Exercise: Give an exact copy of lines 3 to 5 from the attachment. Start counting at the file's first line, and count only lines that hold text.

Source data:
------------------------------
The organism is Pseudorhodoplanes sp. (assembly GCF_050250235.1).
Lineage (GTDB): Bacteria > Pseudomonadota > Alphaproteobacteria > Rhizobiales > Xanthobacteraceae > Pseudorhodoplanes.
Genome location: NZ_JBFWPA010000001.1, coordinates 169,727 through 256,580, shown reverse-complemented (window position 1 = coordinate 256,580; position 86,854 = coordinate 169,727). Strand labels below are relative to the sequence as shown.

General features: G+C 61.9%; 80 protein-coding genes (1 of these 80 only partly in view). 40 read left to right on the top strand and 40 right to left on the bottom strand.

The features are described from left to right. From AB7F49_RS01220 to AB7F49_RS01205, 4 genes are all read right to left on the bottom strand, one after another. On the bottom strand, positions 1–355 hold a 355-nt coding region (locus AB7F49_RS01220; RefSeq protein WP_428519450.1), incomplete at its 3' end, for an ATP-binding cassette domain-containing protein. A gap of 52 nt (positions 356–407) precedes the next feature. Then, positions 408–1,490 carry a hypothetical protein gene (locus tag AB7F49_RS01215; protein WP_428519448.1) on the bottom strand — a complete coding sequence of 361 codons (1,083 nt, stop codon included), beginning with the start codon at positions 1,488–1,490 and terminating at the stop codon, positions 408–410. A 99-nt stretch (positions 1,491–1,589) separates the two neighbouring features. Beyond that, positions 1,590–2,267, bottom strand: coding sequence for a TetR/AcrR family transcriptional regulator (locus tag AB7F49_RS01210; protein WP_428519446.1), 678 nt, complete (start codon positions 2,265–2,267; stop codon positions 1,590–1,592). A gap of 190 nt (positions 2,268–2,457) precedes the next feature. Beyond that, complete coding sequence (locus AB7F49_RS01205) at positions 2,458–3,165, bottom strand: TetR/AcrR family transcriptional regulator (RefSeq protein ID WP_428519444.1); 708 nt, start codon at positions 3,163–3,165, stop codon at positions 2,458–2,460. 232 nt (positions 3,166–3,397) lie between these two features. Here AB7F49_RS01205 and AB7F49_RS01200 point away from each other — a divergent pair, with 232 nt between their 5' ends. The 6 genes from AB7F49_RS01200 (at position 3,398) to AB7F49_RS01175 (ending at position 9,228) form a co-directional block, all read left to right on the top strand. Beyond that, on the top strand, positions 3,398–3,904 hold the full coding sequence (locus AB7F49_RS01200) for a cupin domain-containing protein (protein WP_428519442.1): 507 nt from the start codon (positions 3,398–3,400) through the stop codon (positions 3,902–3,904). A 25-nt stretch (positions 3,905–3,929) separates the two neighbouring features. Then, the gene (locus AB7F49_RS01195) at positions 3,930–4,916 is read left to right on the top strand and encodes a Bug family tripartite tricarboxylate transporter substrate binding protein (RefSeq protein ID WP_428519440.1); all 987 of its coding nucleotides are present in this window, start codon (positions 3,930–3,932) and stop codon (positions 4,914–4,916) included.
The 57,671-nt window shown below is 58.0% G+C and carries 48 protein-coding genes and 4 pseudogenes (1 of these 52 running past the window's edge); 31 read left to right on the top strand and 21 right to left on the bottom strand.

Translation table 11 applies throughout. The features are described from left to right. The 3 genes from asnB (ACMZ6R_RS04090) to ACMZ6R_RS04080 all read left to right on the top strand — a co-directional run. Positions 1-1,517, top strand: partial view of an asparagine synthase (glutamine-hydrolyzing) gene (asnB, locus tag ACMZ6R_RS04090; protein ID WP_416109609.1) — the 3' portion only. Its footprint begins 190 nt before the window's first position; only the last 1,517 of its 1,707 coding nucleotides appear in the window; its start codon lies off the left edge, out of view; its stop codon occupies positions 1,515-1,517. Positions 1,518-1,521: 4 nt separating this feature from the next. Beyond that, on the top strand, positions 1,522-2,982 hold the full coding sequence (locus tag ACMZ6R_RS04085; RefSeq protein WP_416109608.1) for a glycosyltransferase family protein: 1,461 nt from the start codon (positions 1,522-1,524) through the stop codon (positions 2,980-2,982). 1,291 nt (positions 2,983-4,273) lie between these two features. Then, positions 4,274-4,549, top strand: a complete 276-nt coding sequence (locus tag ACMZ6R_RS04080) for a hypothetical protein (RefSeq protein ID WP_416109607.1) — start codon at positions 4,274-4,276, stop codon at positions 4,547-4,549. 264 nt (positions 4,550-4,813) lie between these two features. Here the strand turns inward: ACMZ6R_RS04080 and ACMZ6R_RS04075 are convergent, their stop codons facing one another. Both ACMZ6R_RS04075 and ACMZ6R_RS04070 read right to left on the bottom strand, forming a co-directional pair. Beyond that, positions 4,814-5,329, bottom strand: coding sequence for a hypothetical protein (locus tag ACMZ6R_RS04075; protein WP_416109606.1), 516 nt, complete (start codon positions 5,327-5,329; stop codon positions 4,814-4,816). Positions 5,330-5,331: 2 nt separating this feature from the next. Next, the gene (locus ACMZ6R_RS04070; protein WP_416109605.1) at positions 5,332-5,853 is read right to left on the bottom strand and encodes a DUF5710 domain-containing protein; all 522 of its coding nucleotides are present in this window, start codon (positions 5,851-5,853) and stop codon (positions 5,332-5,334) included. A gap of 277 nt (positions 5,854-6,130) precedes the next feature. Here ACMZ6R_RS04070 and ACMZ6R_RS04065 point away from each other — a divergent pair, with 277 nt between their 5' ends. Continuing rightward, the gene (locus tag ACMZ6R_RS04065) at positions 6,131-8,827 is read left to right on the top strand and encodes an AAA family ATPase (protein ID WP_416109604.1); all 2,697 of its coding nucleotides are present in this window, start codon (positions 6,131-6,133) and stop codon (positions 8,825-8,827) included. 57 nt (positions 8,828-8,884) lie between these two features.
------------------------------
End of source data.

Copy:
Genome location: NZ_JBFWPA010000001.1, coordinates 169,727 through 256,580, shown reverse-complemented (window position 1 = coordinate 256,580; position 86,854 = coordinate 169,727). Strand labels below are relative to the sequence as shown.

General features: G+C 61.9%; 80 protein-coding genes (1 of these 80 only partly in view). 40 read left to right on the top strand and 40 right to left on the bottom strand.

The features are described from left to right. From AB7F49_RS01220 to AB7F49_RS01205, 4 genes are all read right to left on the bottom strand, one after another. On the bottom strand, positions 1–355 hold a 355-nt coding region (locus AB7F49_RS01220; RefSeq protein WP_428519450.1), incomplete at its 3' end, for an ATP-binding cassette domain-containing protein. A gap of 52 nt (positions 356–407) precedes the next feature. Then, positions 408–1,490 carry a hypothetical protein gene (locus tag AB7F49_RS01215; protein WP_428519448.1) on the bottom strand — a complete coding sequence of 361 codons (1,083 nt, stop codon included), beginning with the start codon at positions 1,488–1,490 and terminating at the stop codon, positions 408–410. A 99-nt stretch (positions 1,491–1,589) separates the two neighbouring features. Beyond that, positions 1,590–2,267, bottom strand: coding sequence for a TetR/AcrR family transcriptional regulator (locus tag AB7F49_RS01210; protein WP_428519446.1), 678 nt, complete (start codon positions 2,265–2,267; stop codon positions 1,590–1,592). A gap of 190 nt (positions 2,268–2,457) precedes the next feature. Beyond that, complete coding sequence (locus AB7F49_RS01205) at positions 2,458–3,165, bottom strand: TetR/AcrR family transcriptional regulator (RefSeq protein ID WP_428519444.1); 708 nt, start codon at positions 3,163–3,165, stop codon at positions 2,458–2,460. 232 nt (positions 3,166–3,397) lie between these two features. Here AB7F49_RS01205 and AB7F49_RS01200 point away from each other — a divergent pair, with 232 nt between their 5' ends. The 6 genes from AB7F49_RS01200 (at position 3,398) to AB7F49_RS01175 (ending at position 9,228) form a co-directional block, all read left to right on the top strand. Beyond that, on the top strand, positions 3,398–3,904 hold the full coding sequence (locus AB7F49_RS01200) for a cupin domain-containing protein (protein WP_428519442.1): 507 nt from the start codon (positions 3,398–3,400) through the stop codon (positions 3,902–3,904). A 25-nt stretch (positions 3,905–3,929) separates the two neighbouring features. Then, the gene (locus AB7F49_RS01195) at positions 3,930–4,916 is read left to right on the top strand and encodes a Bug family tripartite tricarboxylate transporter substrate binding protein (RefSeq protein ID WP_428519440.1); all 987 of its coding nucleotides are present in this window, start codon (positions 3,930–3,932) and stop codon (positions 4,914–4,916) included.